Fiducial marker implantation in prostate radiation therapy: Complication rates and technique - Abstract

PURPOSE: This study aims to report the complication rate from the transrectal ultrasound-guided implantation of gold seed markers in prostate radiotherapy, as well as describing the technique used.

MATERIALS AND METHODS: Between May 2010 and December 2012, 169 patients with localized prostate cancer had an intraprostatic fiducial marker implantation under transrectal ultrasound guidance. The procedure included prophylactic antibiotic therapy, fleet enema, implantation performed by trained radiation oncologists at our center prior to image-guided radiotherapy. Toxicity occurring between implantation and subsequent radiotherapy start date was assessed. The following parameters were analyzed via medical chart review: antibiotic therapy, anticoagulant interruption, bleeding, pain, prostate volume, number of markers implanted, post-implantation complications and delay before starting radiotherapy.

RESULTS: Of the 169 men, 119 (70.4%) underwent insertion of 4 fiducial markers and the other 50 (29.6%) had 3. The procedure was well-tolerated. There was no interruption of the implantation with regards to pain or hemorrhage. No grade 3 or 4 complications were observed. Seed migration rate was 0.32%, for the migration of 2 markers on 626 implanted. Mean prostate volume was 38cm3 (range: 10-150cm3). Two patients (1.18%) developed a urinary tract infection following the procedure: prostate volume of 25 and 65cm3, four gold seed markers implanted, urinary tract infection resistant to prophylactic antibiotherapy, and treated with antibiotics specific to their infection as determined on urine culture.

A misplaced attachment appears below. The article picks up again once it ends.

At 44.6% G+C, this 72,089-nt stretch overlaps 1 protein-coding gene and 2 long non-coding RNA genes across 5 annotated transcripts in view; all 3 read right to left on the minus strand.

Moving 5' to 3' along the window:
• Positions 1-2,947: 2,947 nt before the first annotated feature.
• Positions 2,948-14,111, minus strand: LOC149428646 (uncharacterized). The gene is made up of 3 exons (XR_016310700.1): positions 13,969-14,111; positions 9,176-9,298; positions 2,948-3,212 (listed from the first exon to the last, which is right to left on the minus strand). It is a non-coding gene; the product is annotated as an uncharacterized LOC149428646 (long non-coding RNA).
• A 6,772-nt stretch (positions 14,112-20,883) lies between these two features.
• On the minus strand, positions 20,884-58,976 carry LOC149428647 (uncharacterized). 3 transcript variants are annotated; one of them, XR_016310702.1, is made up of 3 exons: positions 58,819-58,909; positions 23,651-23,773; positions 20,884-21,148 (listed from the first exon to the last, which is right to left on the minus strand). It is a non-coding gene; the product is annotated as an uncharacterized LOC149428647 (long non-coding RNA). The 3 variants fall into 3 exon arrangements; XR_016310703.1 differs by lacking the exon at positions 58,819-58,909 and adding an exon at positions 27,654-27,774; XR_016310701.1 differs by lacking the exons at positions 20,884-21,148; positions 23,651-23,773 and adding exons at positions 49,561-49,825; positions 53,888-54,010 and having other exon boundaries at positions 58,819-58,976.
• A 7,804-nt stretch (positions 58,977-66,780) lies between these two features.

CONCLUSION: Transrectal fiducial marker implantation for image-guided radiotherapy in prostate cancer is a well-tolerated procedure without major associated complications.

Written by:
Fawaz ZS, Yassa M, Nguyen DH, Vavassis P.   Are you the author?
Department of Radiation Oncology, Maisonneuve-Rosemont Hospital, University of Montreal, Montreal, Quebec, Canada; Department of Radiation Oncology, McGill University Health Center, Montreal, Canada.  

Reference: Cancer Radiother. 2014 Dec;18(8):736-9.
doi: 10.1016/j.canrad.2014.07.160

PubMed Abstract
PMID: 25451675 Prostate Cancer Section